View Full Version : Where was Hengestesdun?

04-14-2009, 11:55 PM
Where was Hengestesdun?

Could one of the last great battles between the Saxons and the Celts not, as was previously alleged, have taken place at Hingston Down?


One of the last great battles between the Saxons and the Celts is alleged to have taken place at Hingston Down, near Callington. Yet new research shows that this could not have been the case. So...

Where was Hengestesdun?

In the early 9th century, the westward expansion of Wessex under its king Ecgberht was pushing back the borders of the Celtic southwest. The old kingdom of Dumnonia (of which Cornwall was part) had shrunk back from the line of the rivers Axe and Parrott but stubbornly held onto its new frontier on the line of the Exe and the Taw. For the first time since the Cornish victory at an unidentified place called Hehil in 722, possibly under the command of King Gerent II, the southwestern Celts (or the West Wealas, as the Saxons called them) were finding themselves on the receiving end of West Saxon military action.

In 815, Ecgberht “ravaged against the West Wealas as far as the sea”, probably a fast in-and-out raid across the Culm Measures of Devon, north of Dartmoor, to the upper reaches of the Tamar and perhaps as far as the north-south coastline near Bude. Then 10 years of silence until we are told that “the Cornish and the men of Devon fought at Gafalforda” (perhaps Galford, near Lydford). This scant record tells us nothing else, so we have no ideas who even won the battle.

There was, again, a long period of inactivity. Then in the year 838, according to the sole source, the Anglo-Saxon Chronicles, this happened:

“There came a great ship army to the West Wealas where they were joined by the people who commenced war against Ecgberht, the West Saxon king. When he heard this, he proceeded with his army against them and fought with them at Hengestesdun where he put to flight both the Wealas and the Danes”.

For centuries, it has been simply assumed that the battle site mentioned in this brief account was Hingston Down, the high ridge that juts eastward from Kit Hill between Callington and Gunnislake. But was it? If the words of the Anglo-Saxon Chronicles entry are looked at carefully, along with geography, distances, and details of Ecgberht’s known campaigns and record, a site west of the Tamar looks less and less likely.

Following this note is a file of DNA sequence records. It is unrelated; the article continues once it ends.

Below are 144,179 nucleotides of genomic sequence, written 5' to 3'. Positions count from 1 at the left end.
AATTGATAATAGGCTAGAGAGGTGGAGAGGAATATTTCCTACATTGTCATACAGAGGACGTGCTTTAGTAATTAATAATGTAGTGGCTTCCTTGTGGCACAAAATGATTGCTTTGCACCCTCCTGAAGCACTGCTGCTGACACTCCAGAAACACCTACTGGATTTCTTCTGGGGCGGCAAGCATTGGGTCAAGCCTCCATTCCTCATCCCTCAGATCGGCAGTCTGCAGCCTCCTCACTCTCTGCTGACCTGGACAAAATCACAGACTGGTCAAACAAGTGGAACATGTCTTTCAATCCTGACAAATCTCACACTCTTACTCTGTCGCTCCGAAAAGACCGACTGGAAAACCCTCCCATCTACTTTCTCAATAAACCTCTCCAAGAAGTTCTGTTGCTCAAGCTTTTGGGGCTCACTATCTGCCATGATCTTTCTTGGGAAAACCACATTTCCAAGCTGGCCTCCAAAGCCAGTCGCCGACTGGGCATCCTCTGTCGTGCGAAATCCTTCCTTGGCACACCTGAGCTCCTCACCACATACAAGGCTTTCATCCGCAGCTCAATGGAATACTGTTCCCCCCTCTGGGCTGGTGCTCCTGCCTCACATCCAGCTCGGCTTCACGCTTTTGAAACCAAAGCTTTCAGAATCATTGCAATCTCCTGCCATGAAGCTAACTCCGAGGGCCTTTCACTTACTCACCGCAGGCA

A map detailing possible movements of the Saxon and Celt forces in 838AD.

In 838AD, the eastern Cornish border was still on the Exe-Taw line and it was to be nearly another century before Aethelstan was to push it back to the east bank of the Tamar where, of course, it remains today. The whole of Dartmoor and the South Hams was still exclusively Cornish territory. In August 825, Ecgberht stated in a Charter involving lands in Hampshire that he was signing it in a place called Creodantreow (thought to be close to Crediton) where he was “among the enemy, the Britons”, confirming that the Exe-Taw line remained the border.

Both the 815 raid and the Gafalforda battle were likely to have been rapid in-and-out campaigns and the Creodantreow record implies that Ecgberht considered it too risky to base himself any further west. As a soldier and commander, King Ecgberht of Wessex was vastly experienced and nobody’s fool. In 829 he had even taken the large Saxon kingdom of Mercia by force. Would such a man really have taken such a huge and foolhardy risk venture deep into largely unknown territory, and west of the deepening Tamar valley, far from safety, to hit a combined Cornish-Viking force 50 miles or more inside enemy land? It is my belief that he would never have entertained the idea for a second, and the battle site was not west of the Tamar, but much closer to that ancient border than previously assumed.

There is another aspect to this argument. The Anglo-Saxon Chronicles clearly state that the Danes and the Cornish teamed up to make a move against Ecgberht who only responded once that intelligence reached him. He would not have been anywhere west of Crediton or Exeter and the only realistic goal for the Cornish-Viking alliance would be to wrest those places back from his control. There was no other target west of those places. This means that intelligence travelled 40 or 50 miles up to Ecgberht, by land or by sea, after which he mustered his forces and marched the same distance westward. The current assumption asks us to believe that, in the time it took for all that to happen, the Cornish-Danish army had travelled only 10 miles or so to Kit Hill, deep inside their own territory and greatly remote from any West Saxon activity. It simply does not stack up.